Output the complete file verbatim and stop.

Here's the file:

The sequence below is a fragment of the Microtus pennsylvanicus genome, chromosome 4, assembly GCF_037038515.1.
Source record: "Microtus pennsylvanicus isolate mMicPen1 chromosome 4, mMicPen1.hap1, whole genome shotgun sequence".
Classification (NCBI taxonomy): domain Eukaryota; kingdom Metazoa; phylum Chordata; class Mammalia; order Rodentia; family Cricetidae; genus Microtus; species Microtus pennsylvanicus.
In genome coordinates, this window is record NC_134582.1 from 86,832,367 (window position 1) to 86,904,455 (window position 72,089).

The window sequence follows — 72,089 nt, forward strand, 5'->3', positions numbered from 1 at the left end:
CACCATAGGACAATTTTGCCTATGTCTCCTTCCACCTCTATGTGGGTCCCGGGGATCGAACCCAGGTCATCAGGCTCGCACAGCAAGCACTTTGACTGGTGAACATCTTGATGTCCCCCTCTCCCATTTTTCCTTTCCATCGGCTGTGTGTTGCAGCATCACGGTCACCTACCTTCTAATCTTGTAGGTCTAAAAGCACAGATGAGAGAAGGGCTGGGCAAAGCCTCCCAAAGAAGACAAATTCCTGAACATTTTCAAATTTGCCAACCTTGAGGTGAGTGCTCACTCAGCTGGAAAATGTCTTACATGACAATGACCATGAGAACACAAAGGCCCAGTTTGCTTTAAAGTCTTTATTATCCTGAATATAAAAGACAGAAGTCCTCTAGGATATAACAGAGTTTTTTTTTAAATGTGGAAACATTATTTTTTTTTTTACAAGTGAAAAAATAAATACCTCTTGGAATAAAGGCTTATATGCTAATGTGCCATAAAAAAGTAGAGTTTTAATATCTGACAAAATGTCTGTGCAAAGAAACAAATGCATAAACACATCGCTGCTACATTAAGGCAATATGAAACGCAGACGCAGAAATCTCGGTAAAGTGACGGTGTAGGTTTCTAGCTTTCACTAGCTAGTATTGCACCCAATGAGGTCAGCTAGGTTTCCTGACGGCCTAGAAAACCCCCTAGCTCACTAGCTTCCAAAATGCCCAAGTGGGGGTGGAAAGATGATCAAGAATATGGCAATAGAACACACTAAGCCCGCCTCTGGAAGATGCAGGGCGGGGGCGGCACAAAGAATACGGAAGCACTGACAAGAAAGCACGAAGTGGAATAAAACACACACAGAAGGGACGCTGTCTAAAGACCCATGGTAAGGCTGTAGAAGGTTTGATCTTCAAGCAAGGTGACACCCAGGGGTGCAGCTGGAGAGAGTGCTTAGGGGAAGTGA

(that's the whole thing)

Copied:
The sequence below is a fragment of the Microtus pennsylvanicus genome, chromosome 4, assembly GCF_037038515.1.
Source record: "Microtus pennsylvanicus isolate mMicPen1 chromosome 4, mMicPen1.hap1, whole genome shotgun sequence".
Classification (NCBI taxonomy): domain Eukaryota; kingdom Metazoa; phylum Chordata; class Mammalia; order Rodentia; family Cricetidae; genus Microtus; species Microtus pennsylvanicus.
In genome coordinates, this window is record NC_134582.1 from 86,832,367 (window position 1) to 86,904,455 (window position 72,089).

The window sequence follows — 72,089 nt, forward strand, 5'->3', positions numbered from 1 at the left end:
CACCATAGGACAATTTTGCCTATGTCTCCTTCCACCTCTATGTGGGTCCCGGGGATCGAACCCAGGTCATCAGGCTCGCACAGCAAGCACTTTGACTGGTGAACATCTTGATGTCCCCCTCTCCCATTTTTCCTTTCCATCGGCTGTGTGTTGCAGCATCACGGTCACCTACCTTCTAATCTTGTAGGTCTAAAAGCACAGATGAGAGAAGGGCTGGGCAAAGCCTCCCAAAGAAGACAAATTCCTGAACATTTTCAAATTTGCCAACCTTGAGGTGAGTGCTCACTCAGCTGGAAAATGTCTTACATGACAATGACCATGAGAACACAAAGGCCCAGTTTGCTTTAAAGTCTTTATTATCCTGAATATAAAAGACAGAAGTCCTCTAGGATATAACAGAGTTTTTTTTTAAATGTGGAAACATTATTTTTTTTTTTACAAGTGAAAAAATAAATACCTCTTGGAATAAAGGCTTATATGCTAATGTGCCATAAAAAAGTAGAGTTTTAATATCTGACAAAATGTCTGTGCAAAGAAACAAATGCATAAACACATCGCTGCTACATTAAGGCAATATGAAACGCAGACGCAGAAATCTCGGTAAAGTGACGGTGTAGGTTTCTAGCTTTCACTAGCTAGTATTGCACCCAATGAGGTCAGCTAGGTTTCCTGACGGCCTAGAAAACCCCCTAGCTCACTAGCTTCCAAAATGCCCAAGTGGGGGTGGAAAGATGATCAAGAATATGGCAATAGAACACACTAAGCCCGCCTCTGGAAGATGCAGGGCGGGGGCGGCACAAAGAATACGGAAGCACTGACAAGAAAGCACGAAGTGGAATAAAACACACACAGAAGGGACGCTGTCTAAAGACCCATGGTAAGGCTGTAGAAGGTTTGATCTTCAAGCAAGGTGACACCCAGGGGTGCAGCTGGAGAGAGTGCTTAGGGGAAGTGA